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God doesn’t want you to read this

Not every Jew went to synagogue on Yom Kippur Thursday. Some wrote their columns.

The Jewish Community Center of the United Arab Emirates hosts Yom Kippur prayers in Dubai. Not all Jews go to service on Yom Kippur.
The Jewish Community Center of the United Arab Emirates hosts Yom Kippur prayers in Dubai. Not all Jews go to service on Yom Kippur.
Andrea DiCenzo/Getty

While this column generally focuses on weighty public issues, it sometimes lets slip a personal detail like, “I was eating a pork chop the other day...” This invariably inspires a reader to object: “PORK CHOP!?!? I thought you were JEWISH!!!”

This is what I call a “self-reveal.” They’re carrying around this cliched notion of what being Jewish means, and a pork chop has no place on their dance card. Rather than reevaluate their obviously mistaken belief in light of new information — who does that? — they find it easier to try to hoot down the contrary fact.

It doesn’t offend me. Little does. There’s a lot of stupid in the world, and I’m not in charge of stamping it out. I’m not even sure where on the scale of offensiveness this would go. Something less idiotic than saying, “If you’re Native American, where’s your horse?” though worse than assuming that someone whose parents are from Mexico must speak Spanish.

A pork chop doesn’t represent much of a slide from my upbringing. My mother never prepared pork in our house. But she served bacon. Her idiosyncratic personal theology saw a difference between the two, one not actually found in the strictures of Judaism, where a pig’s a pig. What part you eat isn’t the issue.

Why shouldn’t she? Given all the contradictory nonsense that organized religion imposes upon our supposedly modern world, it seems only fair that individual participants get to inject a few irrationalities of their own. Fun for everybody.

So yes, I’m writing this on Yom Kippur. I used to go to synagogue, back in the day. It wasn’t bad. Long. I liked the chest-pounding. You hear about chest-pounding, but how often do you actually have a chance to do it? Though the service did drag on and I was glad to shuck it. Frankly, when my boss asked “Are you writing for Friday?” my first thought was he didn’t realize the project I’d been working on that kept me from being in the paper Monday and Wednesday was done. Then I thought it could be a nicer version of the pork chop question. “Aren’t you busy praying?” Umm, no. Had I been more nimble-minded, I would have happily used my religion as a smokescreen — everybody else does — and grabbed an extra day off. But honesty is my default, and I said I’d write something. This, apparently.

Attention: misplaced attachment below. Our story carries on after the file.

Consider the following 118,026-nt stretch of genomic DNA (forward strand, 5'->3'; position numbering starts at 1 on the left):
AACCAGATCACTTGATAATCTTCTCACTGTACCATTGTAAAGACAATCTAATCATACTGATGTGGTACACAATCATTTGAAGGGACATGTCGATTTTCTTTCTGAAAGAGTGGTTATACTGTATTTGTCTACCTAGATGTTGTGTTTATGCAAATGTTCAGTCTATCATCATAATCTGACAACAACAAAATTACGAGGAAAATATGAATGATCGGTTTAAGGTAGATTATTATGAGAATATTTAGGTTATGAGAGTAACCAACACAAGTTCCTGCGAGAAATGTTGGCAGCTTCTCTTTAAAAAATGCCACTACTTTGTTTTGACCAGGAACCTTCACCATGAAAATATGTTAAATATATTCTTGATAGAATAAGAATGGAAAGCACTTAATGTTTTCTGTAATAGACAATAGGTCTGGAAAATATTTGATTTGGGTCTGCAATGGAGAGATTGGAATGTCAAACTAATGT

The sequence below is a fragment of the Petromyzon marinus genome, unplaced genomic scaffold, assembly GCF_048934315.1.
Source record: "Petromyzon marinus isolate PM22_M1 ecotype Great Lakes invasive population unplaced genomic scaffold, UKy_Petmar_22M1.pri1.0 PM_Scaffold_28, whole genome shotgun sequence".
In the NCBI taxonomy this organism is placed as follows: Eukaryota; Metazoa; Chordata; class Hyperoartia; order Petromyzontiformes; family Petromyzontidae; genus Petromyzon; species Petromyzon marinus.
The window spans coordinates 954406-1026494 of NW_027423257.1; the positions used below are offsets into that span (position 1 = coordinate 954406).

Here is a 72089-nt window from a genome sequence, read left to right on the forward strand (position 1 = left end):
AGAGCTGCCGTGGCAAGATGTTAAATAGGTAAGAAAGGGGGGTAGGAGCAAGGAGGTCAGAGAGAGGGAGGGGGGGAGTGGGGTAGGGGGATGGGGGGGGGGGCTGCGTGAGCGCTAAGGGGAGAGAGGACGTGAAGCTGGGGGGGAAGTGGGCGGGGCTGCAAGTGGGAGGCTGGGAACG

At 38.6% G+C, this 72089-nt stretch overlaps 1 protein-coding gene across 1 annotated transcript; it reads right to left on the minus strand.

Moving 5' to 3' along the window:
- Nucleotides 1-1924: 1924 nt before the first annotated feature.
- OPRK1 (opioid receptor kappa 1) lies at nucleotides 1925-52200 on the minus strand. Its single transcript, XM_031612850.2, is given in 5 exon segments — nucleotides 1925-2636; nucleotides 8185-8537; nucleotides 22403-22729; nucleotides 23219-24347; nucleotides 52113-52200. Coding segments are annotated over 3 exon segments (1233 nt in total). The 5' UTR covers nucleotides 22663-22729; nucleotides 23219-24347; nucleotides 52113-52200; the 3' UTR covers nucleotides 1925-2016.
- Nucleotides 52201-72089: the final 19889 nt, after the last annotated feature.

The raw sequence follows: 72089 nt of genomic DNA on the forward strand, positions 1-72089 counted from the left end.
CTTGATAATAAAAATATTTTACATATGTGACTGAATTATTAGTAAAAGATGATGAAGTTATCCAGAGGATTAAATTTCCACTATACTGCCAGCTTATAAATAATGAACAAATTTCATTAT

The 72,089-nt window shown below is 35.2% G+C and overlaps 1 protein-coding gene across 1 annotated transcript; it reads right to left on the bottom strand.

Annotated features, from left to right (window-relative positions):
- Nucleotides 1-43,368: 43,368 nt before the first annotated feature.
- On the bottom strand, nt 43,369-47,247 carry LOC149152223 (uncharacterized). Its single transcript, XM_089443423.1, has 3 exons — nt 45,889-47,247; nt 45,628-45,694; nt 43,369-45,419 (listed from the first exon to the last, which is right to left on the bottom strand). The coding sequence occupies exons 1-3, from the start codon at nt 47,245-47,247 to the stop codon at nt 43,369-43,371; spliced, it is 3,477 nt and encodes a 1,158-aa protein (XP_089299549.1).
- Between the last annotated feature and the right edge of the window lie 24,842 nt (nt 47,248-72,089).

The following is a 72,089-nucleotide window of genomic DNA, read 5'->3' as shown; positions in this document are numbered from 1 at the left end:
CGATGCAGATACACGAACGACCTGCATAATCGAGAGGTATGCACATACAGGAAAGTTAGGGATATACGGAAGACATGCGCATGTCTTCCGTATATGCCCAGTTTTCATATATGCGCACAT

I must point out, alas, that I am in no way criticizing anybody who spends the entire day in synagogue, praying and fasting and repenting. Or any other intensive expression of faith. Good on ya. We are free to manifest our religion as we like, though I hasten to point out if this applies to you, then it applies to me too. There there, it’s hard to accept, I know.

We “come to our own beliefs,” is how Angela Warnick Buchdahl, senior rabbi at Central Synagogue in New York, put it in her sermon Wednesday night during the Kol Nidre service, which I watched because my wife watched. “Kol Nidre” is an ancient Aramaic tune whose mournfulness appeals to me. Give it a listen, and you’ve done your Yom Kippur duty.

What I’m hoping you take away is that while the extreme forms of every faith pretend to have a lock on belief and practice, they don’t. Most Jews don’t keep Kosher, most Catholics support legal abortion, most Muslims do not pray five times a day. We’re all people. We vary. We stray.

Frankly, I like the straying part best. Beginning in the 1880s, anarchist Jews would throw dances on Yom Kippur. In Poland, they’d hold circuses. In New York, Jewish restaurants gave away free blintzes. The point was heresy.

“Advertised in the Yiddish press, Yom Kippur balls, lectures, and nosh fests were decidedly communal events created by and for an alternative community,” Eddy Portnoy writes in his delightful survey, “Bad Rabbi, And Other Strange But True Stories From the Yiddish Press.” “Some people partook to spite a god they did not believe in. Others participated to antagonize their parents, and still others to harass the religious establishment. In fact, harassment may have been the biggest draw.”

Shrugging off inconvenient rules might be the Jewish superpower, with an overlay of ridicule to ease the process along. I take as much pride in those nose-thumbing Yom Kippur feasts as I do in my people cooking up the Decalogue. Maybe a little more.